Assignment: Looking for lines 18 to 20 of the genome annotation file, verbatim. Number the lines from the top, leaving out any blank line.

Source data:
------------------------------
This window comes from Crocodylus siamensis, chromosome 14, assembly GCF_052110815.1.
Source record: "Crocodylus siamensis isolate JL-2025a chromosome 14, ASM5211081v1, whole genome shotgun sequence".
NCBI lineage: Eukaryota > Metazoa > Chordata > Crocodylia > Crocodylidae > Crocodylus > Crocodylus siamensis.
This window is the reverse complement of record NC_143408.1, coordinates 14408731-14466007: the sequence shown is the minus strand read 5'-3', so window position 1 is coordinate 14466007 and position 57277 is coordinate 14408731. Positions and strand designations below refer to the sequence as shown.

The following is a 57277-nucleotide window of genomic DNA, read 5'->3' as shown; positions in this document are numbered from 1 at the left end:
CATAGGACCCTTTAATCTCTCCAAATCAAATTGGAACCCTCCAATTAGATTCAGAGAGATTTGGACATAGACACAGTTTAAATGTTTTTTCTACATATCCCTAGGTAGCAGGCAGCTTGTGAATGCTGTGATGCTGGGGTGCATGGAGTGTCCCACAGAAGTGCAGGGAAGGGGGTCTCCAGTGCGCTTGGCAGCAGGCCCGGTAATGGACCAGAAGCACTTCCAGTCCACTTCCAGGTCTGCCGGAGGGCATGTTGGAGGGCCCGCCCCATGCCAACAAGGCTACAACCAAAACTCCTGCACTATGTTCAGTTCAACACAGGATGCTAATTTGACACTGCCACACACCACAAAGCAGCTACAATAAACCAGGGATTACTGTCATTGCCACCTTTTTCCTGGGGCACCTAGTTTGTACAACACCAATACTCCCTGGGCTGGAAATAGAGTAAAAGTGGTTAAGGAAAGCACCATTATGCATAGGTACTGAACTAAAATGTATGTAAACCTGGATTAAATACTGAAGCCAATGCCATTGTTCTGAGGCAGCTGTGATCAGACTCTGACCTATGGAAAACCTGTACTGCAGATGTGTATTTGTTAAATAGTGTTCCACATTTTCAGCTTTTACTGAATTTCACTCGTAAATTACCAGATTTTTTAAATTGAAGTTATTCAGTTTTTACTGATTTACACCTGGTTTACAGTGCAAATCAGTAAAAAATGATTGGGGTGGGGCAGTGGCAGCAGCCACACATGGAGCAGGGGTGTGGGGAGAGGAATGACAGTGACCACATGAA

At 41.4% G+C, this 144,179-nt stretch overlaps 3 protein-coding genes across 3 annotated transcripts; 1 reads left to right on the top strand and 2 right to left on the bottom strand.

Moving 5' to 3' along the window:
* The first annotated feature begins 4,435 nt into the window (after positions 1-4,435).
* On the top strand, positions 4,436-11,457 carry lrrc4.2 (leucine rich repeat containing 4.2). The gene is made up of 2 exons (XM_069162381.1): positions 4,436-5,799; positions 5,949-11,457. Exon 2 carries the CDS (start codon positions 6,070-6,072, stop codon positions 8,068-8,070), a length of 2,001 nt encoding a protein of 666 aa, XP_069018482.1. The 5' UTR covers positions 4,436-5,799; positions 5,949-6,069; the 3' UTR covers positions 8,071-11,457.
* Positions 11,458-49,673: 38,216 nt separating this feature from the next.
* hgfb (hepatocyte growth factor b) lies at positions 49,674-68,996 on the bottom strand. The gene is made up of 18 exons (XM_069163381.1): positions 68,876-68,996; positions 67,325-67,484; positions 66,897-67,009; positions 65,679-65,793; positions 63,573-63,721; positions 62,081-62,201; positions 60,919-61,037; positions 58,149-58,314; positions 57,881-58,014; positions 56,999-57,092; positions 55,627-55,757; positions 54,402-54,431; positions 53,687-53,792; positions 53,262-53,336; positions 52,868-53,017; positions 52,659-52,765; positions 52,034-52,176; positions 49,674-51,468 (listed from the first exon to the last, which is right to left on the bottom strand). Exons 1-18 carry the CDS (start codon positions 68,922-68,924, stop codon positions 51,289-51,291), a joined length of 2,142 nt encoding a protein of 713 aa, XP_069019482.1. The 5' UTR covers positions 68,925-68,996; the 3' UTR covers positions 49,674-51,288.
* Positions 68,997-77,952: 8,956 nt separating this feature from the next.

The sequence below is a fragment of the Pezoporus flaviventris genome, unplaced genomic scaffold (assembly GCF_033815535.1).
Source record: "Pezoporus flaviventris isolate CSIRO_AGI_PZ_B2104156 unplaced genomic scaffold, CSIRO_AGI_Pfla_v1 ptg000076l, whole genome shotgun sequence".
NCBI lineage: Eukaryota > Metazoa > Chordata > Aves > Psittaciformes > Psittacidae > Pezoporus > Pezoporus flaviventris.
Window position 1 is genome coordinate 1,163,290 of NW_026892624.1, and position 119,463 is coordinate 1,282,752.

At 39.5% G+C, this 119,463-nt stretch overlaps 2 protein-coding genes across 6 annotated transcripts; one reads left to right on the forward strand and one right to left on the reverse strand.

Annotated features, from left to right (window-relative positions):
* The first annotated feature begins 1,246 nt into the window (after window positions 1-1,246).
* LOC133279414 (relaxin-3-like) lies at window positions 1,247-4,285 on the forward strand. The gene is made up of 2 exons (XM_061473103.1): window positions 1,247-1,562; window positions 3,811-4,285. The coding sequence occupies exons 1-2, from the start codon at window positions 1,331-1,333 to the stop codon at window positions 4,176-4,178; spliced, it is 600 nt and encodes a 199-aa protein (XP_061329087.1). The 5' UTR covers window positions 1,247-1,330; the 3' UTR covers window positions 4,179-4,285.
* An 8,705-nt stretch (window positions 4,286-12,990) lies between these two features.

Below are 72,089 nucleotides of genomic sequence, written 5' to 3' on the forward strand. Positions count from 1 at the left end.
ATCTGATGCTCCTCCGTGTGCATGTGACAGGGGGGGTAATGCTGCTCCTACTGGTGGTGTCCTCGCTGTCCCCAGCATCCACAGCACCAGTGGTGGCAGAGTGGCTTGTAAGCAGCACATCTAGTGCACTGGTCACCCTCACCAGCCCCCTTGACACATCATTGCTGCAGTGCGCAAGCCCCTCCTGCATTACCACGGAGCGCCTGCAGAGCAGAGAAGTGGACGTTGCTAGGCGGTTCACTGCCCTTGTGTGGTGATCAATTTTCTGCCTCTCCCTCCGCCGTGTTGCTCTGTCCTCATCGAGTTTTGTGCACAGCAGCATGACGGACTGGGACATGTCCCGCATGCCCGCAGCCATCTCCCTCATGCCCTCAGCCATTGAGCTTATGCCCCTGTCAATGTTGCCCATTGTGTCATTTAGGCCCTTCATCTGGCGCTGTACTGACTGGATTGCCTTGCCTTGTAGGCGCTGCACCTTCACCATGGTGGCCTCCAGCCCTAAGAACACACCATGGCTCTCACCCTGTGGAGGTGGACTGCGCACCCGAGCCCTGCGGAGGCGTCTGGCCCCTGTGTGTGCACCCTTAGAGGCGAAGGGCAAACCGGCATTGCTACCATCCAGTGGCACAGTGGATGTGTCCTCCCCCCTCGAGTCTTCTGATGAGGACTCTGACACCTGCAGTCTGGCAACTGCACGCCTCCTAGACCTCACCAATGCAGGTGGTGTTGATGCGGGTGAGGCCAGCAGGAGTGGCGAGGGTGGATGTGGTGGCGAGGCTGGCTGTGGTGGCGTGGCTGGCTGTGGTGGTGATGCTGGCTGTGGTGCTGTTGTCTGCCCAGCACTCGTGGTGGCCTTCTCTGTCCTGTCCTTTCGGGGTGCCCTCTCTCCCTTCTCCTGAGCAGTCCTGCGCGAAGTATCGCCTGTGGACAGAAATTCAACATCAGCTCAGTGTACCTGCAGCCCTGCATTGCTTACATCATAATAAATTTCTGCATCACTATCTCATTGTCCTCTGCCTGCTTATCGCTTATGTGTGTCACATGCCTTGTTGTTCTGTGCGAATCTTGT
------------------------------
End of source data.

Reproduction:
At 39.5% G+C, this 119,463-nt stretch overlaps 2 protein-coding genes across 6 annotated transcripts; one reads left to right on the forward strand and one right to left on the reverse strand.

Annotated features, from left to right (window-relative positions):
* The first annotated feature begins 1,246 nt into the window (after window positions 1-1,246).